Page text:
Paul Attanasio

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For 113 reviews, this critic has graded:
  • 30% higher than the average critic
  • 0% same as the average critic
  • 70% lower than the average critic
On average, this critic grades 14 points lower than other critics. (0-100 point scale)

Paul Attanasio's Scores

  • Movies
  • TV
Average review score: 50
Highest review score: 100 Peggy Sue Got Married
Lowest review score: 0 Silver Bullet
Score distribution:
  1. Positive: 25 out of 113
  2. Negative: 32 out of 113
113 movie reviews
    • 62 Metascore
    • 50 Paul Attanasio
    A double fish out of water structure -- first she's the fish, then he's the fish -- but the movie doesn't go anywhere with it, mostly because the characters are such nullities.
    • 73 Metascore
    • 40 Paul Attanasio
    The movie's smarmy condescension toward the Bushmen, how dainty and gentle and unknowable they are, is not at all foreign to the old American image of lovable blacks who were granted some sort of emotional superiority as a sop for the horrors they suffered. This kind of thing might spell liberalism in South Africa, but here it just leaves you reaching for your Rolaids. [05 Nov 1984, p.C6]
    • Washington Post
    • 60 Metascore
    • 50 Paul Attanasio
    Romero has some fun with cackling frat-style boors in the background, all of whom get their comeuppance. But by and large, the acting is extremely flat and strident, and shot in a much more conventional style than Romero's other movies. Romero, in other words, seems bored by the whole enterprise, less interested in the story than in sausage-making. [23 July 1985, p.E2]
    • Washington Post
    • 50 Metascore
    • 60 Paul Attanasio
    In Short Circuit, there's nothing at stake, either emotionally or artistically or howsoever -- and I mean nothing -- but the movie's so diverting, and so giddily oblivious to its own faults, that it almost doesn't matter. Funny and paced at a gallop, it's a melt-away movie made for summer nights. [09 May 1986, p.D1]
    • Washington Post
    • 39 Metascore
    • 40 Paul Attanasio
    The Wraith is essentially a wall-to-wall car chase that writer/director Mike Marvin attempts to enliven with TV commercial visuals, tough-guy dialogue and modestly inventive casting.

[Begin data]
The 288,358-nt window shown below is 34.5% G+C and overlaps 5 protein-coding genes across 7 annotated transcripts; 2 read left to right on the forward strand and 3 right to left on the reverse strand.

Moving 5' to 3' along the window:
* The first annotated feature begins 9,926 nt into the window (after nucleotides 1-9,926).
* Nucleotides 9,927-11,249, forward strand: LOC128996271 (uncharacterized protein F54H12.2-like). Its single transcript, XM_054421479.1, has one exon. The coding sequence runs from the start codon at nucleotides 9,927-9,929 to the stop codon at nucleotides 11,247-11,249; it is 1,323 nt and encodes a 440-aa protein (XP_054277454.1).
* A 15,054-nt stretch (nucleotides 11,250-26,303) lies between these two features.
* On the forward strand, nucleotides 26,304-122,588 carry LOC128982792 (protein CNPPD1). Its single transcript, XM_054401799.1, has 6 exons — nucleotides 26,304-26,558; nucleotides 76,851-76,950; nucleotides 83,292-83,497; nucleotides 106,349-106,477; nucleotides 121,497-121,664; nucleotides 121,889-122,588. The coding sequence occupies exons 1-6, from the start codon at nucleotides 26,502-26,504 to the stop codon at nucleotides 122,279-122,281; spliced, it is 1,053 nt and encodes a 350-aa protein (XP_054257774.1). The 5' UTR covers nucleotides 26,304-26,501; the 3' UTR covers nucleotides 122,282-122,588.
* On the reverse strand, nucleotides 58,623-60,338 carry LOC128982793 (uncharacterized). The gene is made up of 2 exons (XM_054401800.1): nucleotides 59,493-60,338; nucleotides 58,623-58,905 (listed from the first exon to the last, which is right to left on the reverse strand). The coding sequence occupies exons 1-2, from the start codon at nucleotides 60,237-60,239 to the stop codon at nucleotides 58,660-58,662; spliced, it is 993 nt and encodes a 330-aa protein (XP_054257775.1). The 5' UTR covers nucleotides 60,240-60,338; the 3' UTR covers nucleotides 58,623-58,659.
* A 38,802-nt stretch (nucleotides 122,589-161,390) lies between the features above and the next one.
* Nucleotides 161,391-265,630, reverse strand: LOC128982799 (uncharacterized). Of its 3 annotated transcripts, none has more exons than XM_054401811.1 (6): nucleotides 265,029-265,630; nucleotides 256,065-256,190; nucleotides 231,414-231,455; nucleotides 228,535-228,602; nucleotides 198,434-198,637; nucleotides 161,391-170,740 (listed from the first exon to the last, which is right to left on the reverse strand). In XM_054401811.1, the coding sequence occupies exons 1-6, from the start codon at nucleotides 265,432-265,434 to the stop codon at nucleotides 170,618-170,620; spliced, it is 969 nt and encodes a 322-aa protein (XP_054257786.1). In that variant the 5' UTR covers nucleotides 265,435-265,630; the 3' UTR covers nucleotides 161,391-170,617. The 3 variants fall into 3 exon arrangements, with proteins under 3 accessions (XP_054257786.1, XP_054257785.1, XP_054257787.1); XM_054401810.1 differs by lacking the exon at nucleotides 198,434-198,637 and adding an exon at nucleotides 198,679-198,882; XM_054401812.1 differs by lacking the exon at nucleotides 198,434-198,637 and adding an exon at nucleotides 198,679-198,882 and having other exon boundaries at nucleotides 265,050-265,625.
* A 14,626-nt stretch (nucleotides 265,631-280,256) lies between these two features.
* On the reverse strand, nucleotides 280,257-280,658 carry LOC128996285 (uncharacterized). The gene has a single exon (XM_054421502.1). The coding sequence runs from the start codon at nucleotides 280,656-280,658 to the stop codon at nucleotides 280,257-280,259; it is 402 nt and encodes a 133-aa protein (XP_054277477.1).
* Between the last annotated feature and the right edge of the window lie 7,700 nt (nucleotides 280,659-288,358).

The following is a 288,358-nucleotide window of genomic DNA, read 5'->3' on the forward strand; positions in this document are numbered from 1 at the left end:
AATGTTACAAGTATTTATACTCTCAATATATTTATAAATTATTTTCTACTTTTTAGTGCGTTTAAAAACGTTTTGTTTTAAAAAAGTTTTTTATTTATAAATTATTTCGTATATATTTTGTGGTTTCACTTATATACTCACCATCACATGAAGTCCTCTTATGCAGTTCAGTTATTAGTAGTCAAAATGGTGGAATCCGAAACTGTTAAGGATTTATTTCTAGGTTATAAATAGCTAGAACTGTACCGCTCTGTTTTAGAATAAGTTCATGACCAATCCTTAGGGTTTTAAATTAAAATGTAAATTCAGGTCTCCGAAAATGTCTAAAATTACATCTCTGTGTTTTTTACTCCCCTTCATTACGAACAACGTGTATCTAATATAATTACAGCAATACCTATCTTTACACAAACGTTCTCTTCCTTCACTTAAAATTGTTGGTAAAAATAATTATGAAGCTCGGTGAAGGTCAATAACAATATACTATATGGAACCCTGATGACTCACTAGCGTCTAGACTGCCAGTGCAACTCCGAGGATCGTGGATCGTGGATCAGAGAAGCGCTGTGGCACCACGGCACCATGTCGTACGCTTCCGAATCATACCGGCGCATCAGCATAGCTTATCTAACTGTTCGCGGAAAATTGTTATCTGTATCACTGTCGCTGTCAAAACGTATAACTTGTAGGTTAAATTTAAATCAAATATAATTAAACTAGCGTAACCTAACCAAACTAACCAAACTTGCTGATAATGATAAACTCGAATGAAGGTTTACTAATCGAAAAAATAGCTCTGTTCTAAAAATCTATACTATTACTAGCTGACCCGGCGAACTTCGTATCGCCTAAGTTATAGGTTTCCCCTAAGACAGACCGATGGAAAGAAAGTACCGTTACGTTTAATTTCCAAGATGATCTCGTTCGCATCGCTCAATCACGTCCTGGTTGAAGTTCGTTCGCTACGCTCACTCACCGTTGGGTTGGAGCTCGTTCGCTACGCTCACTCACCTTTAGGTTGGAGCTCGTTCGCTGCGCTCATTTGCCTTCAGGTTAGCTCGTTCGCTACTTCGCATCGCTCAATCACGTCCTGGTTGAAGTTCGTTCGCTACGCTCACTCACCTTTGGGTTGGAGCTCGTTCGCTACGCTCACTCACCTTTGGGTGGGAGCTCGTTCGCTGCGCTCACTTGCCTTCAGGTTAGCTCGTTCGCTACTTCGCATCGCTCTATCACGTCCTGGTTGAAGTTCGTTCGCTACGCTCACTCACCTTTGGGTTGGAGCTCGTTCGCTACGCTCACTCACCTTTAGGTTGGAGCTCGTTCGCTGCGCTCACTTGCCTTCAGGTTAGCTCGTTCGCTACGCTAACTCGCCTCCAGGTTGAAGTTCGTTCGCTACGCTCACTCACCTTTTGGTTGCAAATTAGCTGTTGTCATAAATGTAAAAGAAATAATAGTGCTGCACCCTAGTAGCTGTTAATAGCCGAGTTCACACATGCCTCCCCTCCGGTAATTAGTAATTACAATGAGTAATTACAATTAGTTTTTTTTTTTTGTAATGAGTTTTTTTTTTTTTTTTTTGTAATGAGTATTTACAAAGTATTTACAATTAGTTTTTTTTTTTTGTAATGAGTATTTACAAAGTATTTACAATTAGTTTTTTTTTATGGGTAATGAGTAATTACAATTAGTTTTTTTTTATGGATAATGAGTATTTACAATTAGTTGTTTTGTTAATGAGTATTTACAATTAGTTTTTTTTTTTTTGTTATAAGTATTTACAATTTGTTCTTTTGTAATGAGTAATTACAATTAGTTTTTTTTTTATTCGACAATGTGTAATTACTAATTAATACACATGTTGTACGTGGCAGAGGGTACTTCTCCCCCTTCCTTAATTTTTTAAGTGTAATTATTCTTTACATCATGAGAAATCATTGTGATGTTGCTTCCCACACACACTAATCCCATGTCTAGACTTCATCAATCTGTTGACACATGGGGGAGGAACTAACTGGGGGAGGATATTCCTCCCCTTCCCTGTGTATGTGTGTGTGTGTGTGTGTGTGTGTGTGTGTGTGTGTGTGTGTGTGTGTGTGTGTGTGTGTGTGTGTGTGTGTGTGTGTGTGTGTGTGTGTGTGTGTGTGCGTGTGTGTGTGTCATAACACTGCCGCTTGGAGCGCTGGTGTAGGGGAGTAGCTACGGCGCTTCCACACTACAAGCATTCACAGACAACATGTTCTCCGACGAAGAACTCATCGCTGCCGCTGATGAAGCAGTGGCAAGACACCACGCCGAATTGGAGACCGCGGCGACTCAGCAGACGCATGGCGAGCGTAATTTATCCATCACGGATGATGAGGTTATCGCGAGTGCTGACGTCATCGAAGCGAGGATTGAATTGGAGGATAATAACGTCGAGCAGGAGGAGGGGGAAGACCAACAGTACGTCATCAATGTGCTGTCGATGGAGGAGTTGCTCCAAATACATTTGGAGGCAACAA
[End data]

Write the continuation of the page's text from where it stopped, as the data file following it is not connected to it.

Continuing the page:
• 49 Metascore
    • 50 Paul Attanasio
    The Money Pit is Richard Benjamin's attempt to make a '30s comedy through the lens of Steven Spielberg -- there are contraptions and "smart" dialogue and, unfortunately, nothing to hold them together. [28 Mar 1986, p.D2]
    • Washington Post
    • 78 Metascore
    • 60 Paul Attanasio
    Ruthless People has an enchanting comic premise -- everyone in the film is either an S.O.B. or wants to become one. But ultimately, the black comedy is not pursued very far -- the movie's too good-natured for its own good. And the elaborately worked-out farce structure, involving a victim who may be either kidnaped or dead, is mostly wasted on a style of humor that, by comparison, makes Buddy Hackett seem the very soul of sophistication. [27 June 1986, p.D1]
    • Washington Post
    • 37 Metascore
    • 40 Paul Attanasio
    The action sequences are cloddishly orchestrated. And for the most part, the movie simply doesn't make sense.
    • 76 Metascore
    • 40 Paul Attanasio
    That's the problem with The Sure Thing. All the good lines are given to Cusack -- he's always "on," narrating his own life in the revved-up spiel of a sports announcer. For Cusack's Gib, life is performance -- his long quill of a nose even seems to look for his audience's ticklish spots. But why would he bother with Alison? Screenwriters Steven L. Bloom and Jonathan Roberts have sketched her as an annoying scold, leaving Zuniga little to do but bray disapproval at everything. [4 Mar 1985, p.B3]
    • Washington Post
    • 47 Metascore
    • 40 Paul Attanasio
    Heckerling directs this mess with no sense of pace and less sense of where to put the camera. There are pixilated, MTV-style sequences that simply slow up the story, car chases and car crashes, and, of course, aerobicizers boinging out of their leotards. The best thing in the movie is the catchy theme from the last Vacation, which, unfortunately, hasn't the slightest thing to do with Europe.
    • 65 Metascore
    • 60 Paul Attanasio
    There are two Cocoons. One was directed by Ron Howard, and it has all the warmth of his comic touch, his respect for his characters, his way of plugging into the humanity of a situation. The other, a bloated special-effects extravaganza, seems to have been directed by a particularly slavish camp follower of Steven Spielberg. The two movies mix like sugar and sludge; the result is a terrific little movie ankle-chained to a gorilla. [21 June 1985, p.D1]
    • Washington Post
    • 64 Metascore
    • 60 Paul Attanasio
    A conventional cop thriller leavened with a tablespoon of style and a quarter-cup of garbagey fun.
    • 71 Metascore
    • 40 Paul Attanasio
    Desperately Seeking Susan is just a woman's version of The Woman in Red, where Gene Wilder chased Kelly Le Brock because she was great looking and rich and he had the middle-class blues. The only difference is that Wilder felt guilty about it.
    • 75 Metascore
    • 50 Paul Attanasio
    Jarmusch likes to make movies that are slow and desultory and unresolved, and to beat him over the head with his vision would be unfair. In Down by Law, he's made that kind of movie, but he's worked from the outside in. He's made a Jim Jarmusch film instead of just making a film; his self-consciousness leaves you at arm's length.